With a pre-existing business model, airports have to be creative to stand out from one another and ensure they’re remembered long after their customers take off.
Capturing the imagination of shoppers can be challenging at any time, even more so for airports where customers are simultaneously dealing with flight times, check-in, gate information, luggage and the behaviour and wellbeing of their travelling companions. Retail precincts within airports are conquering this challenge through a combination of architecture, access to unique dining and brand experiences by creating an environment that showcases the best elements of their home towns. The result is transforming airport retail from a necessary evil into a memorable and lasting impression of the travelling experience.
Melbourne is widely known as the world’s most liveable city and as such Melbourne Airport is making a concerted effort to bring the city to life at the airport. This is evident in the airport’s recent T2 Luxury Precinct upgrade, which combines a number of key elements that Melbourne is renowned for including a culturally diverse mix of dining options, street art, magnificent architecture and of course, shopping.
As soon as travellers step into the elegant luxury precinct they are treated to the same calibre of designers that can be found towards the Paris end of Collins street. After spending time shopping the latest trends in an environment that resembles Melbourne’s grand shopping arcades, travellers’ transition through to the dining precinct that features cafés and restaurants with some of Australia’s most iconic chefs and dining brands including Shannon Bennett’s Café Vue, Frank Camorra’s Bar Pulpo by MoVida and the Angele brother’s Brunetti café.
Airports are often either the first or last touch point in a traveller’s journey, which is why it’s so important to deliver an experience that, strengthens a customer’s connection to a city. Almost 100,000 people fly through Melbourne Airport each day, and by 2033 this airport is forecasted to service more than 60 million travellers overall per year. In order to fulfil the needs of all travellers the retail offering must cater to a range of markets, from the Australian domestic holidaymaker and the business traveller, to the international traveller visiting family and friends.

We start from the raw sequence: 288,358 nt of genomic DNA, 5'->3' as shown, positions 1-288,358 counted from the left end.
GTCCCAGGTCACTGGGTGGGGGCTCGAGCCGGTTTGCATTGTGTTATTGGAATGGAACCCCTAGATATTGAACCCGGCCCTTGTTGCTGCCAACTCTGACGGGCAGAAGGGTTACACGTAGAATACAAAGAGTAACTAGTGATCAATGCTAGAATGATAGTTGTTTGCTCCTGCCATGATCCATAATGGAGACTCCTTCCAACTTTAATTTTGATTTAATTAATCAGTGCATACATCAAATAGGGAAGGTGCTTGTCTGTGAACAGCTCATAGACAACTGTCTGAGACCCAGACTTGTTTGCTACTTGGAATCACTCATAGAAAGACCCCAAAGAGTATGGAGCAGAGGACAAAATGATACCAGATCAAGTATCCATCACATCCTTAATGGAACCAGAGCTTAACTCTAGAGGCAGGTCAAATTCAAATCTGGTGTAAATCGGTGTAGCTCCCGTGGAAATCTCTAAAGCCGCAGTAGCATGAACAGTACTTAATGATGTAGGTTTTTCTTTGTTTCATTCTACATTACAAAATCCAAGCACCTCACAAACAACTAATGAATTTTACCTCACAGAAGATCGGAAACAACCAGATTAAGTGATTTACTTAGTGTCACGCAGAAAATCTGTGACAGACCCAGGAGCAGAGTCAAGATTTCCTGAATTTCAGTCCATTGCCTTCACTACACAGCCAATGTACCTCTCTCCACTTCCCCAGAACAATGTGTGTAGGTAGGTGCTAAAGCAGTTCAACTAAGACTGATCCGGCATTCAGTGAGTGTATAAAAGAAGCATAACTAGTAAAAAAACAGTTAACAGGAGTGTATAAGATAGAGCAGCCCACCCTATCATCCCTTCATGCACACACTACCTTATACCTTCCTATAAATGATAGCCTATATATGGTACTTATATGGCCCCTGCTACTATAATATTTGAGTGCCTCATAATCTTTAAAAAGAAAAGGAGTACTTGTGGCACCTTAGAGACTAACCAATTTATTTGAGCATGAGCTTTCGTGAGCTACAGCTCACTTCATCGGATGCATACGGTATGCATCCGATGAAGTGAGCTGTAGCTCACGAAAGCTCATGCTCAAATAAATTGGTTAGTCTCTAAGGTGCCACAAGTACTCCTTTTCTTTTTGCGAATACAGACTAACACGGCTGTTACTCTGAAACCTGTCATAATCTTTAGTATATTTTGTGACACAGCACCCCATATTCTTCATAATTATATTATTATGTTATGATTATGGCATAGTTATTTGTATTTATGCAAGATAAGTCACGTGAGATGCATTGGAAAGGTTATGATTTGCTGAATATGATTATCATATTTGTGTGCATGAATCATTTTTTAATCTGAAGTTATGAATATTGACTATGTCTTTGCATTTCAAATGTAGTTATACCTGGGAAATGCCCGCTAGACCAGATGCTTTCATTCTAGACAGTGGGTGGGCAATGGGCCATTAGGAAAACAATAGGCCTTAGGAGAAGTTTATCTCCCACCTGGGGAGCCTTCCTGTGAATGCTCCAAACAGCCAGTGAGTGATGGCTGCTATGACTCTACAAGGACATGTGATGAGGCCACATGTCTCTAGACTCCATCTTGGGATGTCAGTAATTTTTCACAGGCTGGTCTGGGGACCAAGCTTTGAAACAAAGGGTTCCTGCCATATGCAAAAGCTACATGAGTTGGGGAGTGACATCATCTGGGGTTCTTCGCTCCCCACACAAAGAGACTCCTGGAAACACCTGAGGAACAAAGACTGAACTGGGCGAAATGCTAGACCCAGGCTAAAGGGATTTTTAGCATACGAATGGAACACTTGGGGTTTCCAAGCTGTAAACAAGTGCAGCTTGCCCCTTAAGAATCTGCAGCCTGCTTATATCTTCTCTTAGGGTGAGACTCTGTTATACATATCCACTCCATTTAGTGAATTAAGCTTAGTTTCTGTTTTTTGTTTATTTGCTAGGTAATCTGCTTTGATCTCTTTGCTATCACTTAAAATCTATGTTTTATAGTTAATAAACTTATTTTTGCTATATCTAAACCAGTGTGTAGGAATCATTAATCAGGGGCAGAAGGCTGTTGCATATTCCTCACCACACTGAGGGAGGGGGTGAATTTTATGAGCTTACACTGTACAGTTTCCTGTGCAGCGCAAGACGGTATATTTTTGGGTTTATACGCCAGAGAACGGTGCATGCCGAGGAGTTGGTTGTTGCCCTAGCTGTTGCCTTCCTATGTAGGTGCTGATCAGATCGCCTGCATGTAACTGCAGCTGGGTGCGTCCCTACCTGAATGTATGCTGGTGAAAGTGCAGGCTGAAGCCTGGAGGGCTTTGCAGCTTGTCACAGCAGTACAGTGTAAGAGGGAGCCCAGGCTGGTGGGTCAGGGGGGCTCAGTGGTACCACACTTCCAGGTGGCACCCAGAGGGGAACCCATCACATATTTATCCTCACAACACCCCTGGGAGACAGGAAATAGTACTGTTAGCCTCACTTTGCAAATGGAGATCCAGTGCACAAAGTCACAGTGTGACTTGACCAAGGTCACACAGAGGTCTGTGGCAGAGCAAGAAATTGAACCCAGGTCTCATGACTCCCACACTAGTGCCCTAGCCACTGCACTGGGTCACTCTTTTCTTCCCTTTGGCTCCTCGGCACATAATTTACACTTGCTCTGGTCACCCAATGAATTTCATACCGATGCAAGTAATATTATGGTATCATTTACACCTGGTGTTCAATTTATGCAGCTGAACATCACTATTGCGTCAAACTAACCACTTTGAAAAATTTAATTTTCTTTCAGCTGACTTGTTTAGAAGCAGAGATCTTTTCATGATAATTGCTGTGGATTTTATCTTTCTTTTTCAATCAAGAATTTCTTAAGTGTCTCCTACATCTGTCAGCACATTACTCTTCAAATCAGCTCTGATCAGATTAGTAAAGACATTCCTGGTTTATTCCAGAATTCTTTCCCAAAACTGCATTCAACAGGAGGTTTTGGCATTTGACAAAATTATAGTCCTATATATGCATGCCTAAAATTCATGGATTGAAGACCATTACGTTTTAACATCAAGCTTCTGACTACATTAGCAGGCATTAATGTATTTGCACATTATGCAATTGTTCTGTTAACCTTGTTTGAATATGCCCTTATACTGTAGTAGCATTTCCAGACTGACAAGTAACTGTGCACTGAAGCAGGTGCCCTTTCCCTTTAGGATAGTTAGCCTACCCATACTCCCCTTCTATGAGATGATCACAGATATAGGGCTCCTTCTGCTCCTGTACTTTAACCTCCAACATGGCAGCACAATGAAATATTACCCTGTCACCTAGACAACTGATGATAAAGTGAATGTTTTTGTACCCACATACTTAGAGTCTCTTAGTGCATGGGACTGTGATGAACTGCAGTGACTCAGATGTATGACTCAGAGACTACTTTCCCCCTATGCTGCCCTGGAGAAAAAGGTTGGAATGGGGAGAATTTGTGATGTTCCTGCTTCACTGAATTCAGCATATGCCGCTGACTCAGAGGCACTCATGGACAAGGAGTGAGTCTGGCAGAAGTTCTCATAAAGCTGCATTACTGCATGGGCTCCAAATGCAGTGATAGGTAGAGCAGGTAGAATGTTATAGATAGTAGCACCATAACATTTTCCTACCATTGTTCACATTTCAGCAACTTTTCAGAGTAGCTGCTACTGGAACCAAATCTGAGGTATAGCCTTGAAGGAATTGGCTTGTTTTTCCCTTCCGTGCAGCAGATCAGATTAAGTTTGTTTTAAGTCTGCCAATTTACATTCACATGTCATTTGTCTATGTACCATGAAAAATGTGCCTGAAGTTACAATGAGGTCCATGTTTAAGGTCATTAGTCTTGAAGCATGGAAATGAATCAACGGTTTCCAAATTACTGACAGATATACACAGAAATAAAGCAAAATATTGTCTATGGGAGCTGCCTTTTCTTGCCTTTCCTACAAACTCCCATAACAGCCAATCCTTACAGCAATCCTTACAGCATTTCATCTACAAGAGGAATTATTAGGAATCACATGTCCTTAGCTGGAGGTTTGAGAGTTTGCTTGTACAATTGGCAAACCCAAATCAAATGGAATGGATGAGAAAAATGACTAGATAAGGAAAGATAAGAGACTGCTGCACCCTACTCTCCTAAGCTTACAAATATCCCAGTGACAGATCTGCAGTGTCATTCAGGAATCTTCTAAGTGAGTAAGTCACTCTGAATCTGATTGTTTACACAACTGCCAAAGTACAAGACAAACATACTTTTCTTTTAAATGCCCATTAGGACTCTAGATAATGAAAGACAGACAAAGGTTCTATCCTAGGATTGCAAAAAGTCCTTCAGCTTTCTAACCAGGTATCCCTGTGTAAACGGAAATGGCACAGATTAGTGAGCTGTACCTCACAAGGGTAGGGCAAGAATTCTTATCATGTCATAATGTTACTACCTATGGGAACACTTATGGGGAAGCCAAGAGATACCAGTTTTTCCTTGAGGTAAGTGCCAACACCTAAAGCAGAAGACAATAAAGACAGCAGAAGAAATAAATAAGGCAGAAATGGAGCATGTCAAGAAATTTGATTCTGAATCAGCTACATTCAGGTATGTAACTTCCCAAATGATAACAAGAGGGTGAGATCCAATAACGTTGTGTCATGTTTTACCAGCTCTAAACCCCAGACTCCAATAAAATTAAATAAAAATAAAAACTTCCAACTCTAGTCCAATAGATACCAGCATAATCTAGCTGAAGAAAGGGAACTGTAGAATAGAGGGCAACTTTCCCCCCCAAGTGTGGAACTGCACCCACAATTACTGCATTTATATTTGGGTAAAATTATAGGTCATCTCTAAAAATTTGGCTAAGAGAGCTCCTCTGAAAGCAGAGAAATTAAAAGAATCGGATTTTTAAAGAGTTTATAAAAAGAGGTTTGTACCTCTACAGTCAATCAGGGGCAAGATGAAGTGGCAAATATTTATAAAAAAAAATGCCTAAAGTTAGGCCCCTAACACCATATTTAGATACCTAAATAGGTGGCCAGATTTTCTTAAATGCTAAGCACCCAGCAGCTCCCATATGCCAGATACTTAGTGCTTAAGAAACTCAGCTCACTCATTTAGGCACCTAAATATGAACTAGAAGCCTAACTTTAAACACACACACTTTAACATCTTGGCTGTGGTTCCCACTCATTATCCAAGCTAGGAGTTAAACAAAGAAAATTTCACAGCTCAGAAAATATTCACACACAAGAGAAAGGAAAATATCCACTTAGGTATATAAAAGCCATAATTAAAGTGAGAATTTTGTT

Customers should be at the forefront of every choice and the T2 Luxury Precinct upgrade had their consumer’s interests front of mind. With two and a half years of extensive passenger research, Melbourne Airport was able to identify key consumer desires to incorporate in the upgrade process.
In retail there are consistent elements that are vital to success and they include experience, entertainment and customer enjoyment. Bricks-and-mortar retailers need to ask themselves what is going to attract the right customer and keep them interested. In my experience, I’ve found that uniqueness is key. Retailers should be asking the questions, what can we deliver that is new? What can we deliver that is exciting and unique? Retailers must understand customers will buy products that resonate with them. Therefore if you can develop and executive a plan that’s unique, you’ll keep customers coming back.
Andrew Gardiner, a retail industry expert with over 35 years’ retail experience in Australia and abroad. Andrew has spent 10 years in the travel retail business, as Managing Director at DFS Galleria Australia, General Manager of Retail at Sydney Airport and now Chief of Retail and Chief of Launceston Airport at Australian Pacific Airports Corporation. Learn more at melbourneairport.com.au